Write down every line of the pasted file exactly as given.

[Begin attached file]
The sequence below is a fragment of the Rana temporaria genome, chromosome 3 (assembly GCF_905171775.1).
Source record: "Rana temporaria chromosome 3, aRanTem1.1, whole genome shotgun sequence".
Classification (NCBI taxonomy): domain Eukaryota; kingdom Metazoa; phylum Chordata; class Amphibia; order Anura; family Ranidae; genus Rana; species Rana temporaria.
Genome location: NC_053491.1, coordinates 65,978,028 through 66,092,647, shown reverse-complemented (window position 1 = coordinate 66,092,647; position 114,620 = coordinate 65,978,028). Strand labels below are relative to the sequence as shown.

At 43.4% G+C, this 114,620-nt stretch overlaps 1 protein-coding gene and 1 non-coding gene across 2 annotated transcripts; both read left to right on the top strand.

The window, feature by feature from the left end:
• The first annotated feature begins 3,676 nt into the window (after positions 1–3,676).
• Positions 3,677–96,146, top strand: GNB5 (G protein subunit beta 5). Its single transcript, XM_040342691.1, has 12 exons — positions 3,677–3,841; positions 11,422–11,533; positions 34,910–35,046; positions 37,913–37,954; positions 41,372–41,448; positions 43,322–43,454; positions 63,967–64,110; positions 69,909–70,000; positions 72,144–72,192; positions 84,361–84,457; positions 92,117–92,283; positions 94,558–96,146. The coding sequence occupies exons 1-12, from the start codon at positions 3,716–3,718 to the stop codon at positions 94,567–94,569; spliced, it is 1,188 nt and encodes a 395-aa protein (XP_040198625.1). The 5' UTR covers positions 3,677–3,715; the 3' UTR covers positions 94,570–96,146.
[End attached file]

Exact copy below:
The sequence below is a fragment of the Rana temporaria genome, chromosome 3 (assembly GCF_905171775.1).
Source record: "Rana temporaria chromosome 3, aRanTem1.1, whole genome shotgun sequence".
Classification (NCBI taxonomy): domain Eukaryota; kingdom Metazoa; phylum Chordata; class Amphibia; order Anura; family Ranidae; genus Rana; species Rana temporaria.
Genome location: NC_053491.1, coordinates 65,978,028 through 66,092,647, shown reverse-complemented (window position 1 = coordinate 66,092,647; position 114,620 = coordinate 65,978,028). Strand labels below are relative to the sequence as shown.

At 43.4% G+C, this 114,620-nt stretch overlaps 1 protein-coding gene and 1 non-coding gene across 2 annotated transcripts; both read left to right on the top strand.

The window, feature by feature from the left end:
• The first annotated feature begins 3,676 nt into the window (after positions 1–3,676).
• Positions 3,677–96,146, top strand: GNB5 (G protein subunit beta 5). Its single transcript, XM_040342691.1, has 12 exons — positions 3,677–3,841; positions 11,422–11,533; positions 34,910–35,046; positions 37,913–37,954; positions 41,372–41,448; positions 43,322–43,454; positions 63,967–64,110; positions 69,909–70,000; positions 72,144–72,192; positions 84,361–84,457; positions 92,117–92,283; positions 94,558–96,146. The coding sequence occupies exons 1-12, from the start codon at positions 3,716–3,718 to the stop codon at positions 94,567–94,569; spliced, it is 1,188 nt and encodes a 395-aa protein (XP_040198625.1). The 5' UTR covers positions 3,677–3,715; the 3' UTR covers positions 94,570–96,146.